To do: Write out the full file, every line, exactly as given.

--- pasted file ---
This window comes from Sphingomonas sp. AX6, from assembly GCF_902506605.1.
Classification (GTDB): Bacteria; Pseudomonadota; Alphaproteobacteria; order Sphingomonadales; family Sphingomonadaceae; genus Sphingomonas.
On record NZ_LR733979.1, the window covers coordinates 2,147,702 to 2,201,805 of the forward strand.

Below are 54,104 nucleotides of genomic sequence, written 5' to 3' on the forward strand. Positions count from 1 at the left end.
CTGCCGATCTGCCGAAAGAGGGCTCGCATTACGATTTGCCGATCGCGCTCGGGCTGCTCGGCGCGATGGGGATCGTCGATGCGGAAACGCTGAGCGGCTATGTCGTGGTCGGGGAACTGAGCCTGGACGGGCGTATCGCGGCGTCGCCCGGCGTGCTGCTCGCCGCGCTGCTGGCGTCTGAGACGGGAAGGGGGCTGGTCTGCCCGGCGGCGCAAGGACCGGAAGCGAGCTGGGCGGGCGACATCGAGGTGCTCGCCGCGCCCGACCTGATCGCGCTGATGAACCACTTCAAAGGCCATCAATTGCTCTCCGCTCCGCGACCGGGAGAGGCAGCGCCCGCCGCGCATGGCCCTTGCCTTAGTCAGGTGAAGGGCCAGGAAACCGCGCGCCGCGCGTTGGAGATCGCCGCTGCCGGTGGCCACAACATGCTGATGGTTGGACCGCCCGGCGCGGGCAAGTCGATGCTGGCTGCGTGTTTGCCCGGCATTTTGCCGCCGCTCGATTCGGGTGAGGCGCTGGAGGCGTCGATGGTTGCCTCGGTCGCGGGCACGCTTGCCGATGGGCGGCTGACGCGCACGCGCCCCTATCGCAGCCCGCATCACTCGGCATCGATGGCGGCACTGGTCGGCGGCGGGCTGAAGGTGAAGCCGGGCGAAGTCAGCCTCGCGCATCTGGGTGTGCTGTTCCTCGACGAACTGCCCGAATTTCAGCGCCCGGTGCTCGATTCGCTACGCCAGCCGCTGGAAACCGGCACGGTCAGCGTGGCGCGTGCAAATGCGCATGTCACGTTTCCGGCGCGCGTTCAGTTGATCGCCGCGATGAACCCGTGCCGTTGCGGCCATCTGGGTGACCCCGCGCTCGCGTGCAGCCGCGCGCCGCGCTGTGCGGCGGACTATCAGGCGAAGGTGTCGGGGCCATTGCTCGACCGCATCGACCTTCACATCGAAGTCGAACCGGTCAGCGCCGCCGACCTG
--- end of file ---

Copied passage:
This window comes from Sphingomonas sp. AX6, from assembly GCF_902506605.1.
Classification (GTDB): Bacteria; Pseudomonadota; Alphaproteobacteria; order Sphingomonadales; family Sphingomonadaceae; genus Sphingomonas.
On record NZ_LR733979.1, the window covers coordinates 2,147,702 to 2,201,805 of the forward strand.

Below are 54,104 nucleotides of genomic sequence, written 5' to 3' on the forward strand. Positions count from 1 at the left end.
CTGCCGATCTGCCGAAAGAGGGCTCGCATTACGATTTGCCGATCGCGCTCGGGCTGCTCGGCGCGATGGGGATCGTCGATGCGGAAACGCTGAGCGGCTATGTCGTGGTCGGGGAACTGAGCCTGGACGGGCGTATCGCGGCGTCGCCCGGCGTGCTGCTCGCCGCGCTGCTGGCGTCTGAGACGGGAAGGGGGCTGGTCTGCCCGGCGGCGCAAGGACCGGAAGCGAGCTGGGCGGGCGACATCGAGGTGCTCGCCGCGCCCGACCTGATCGCGCTGATGAACCACTTCAAAGGCCATCAATTGCTCTCCGCTCCGCGACCGGGAGAGGCAGCGCCCGCCGCGCATGGCCCTTGCCTTAGTCAGGTGAAGGGCCAGGAAACCGCGCGCCGCGCGTTGGAGATCGCCGCTGCCGGTGGCCACAACATGCTGATGGTTGGACCGCCCGGCGCGGGCAAGTCGATGCTGGCTGCGTGTTTGCCCGGCATTTTGCCGCCGCTCGATTCGGGTGAGGCGCTGGAGGCGTCGATGGTTGCCTCGGTCGCGGGCACGCTTGCCGATGGGCGGCTGACGCGCACGCGCCCCTATCGCAGCCCGCATCACTCGGCATCGATGGCGGCACTGGTCGGCGGCGGGCTGAAGGTGAAGCCGGGCGAAGTCAGCCTCGCGCATCTGGGTGTGCTGTTCCTCGACGAACTGCCCGAATTTCAGCGCCCGGTGCTCGATTCGCTACGCCAGCCGCTGGAAACCGGCACGGTCAGCGTGGCGCGTGCAAATGCGCATGTCACGTTTCCGGCGCGCGTTCAGTTGATCGCCGCGATGAACCCGTGCCGTTGCGGCCATCTGGGTGACCCCGCGCTCGCGTGCAGCCGCGCGCCGCGCTGTGCGGCGGACTATCAGGCGAAGGTGTCGGGGCCATTGCTCGACCGCATCGACCTTCACATCGAAGTCGAACCGGTCAGCGCCGCCGACCTG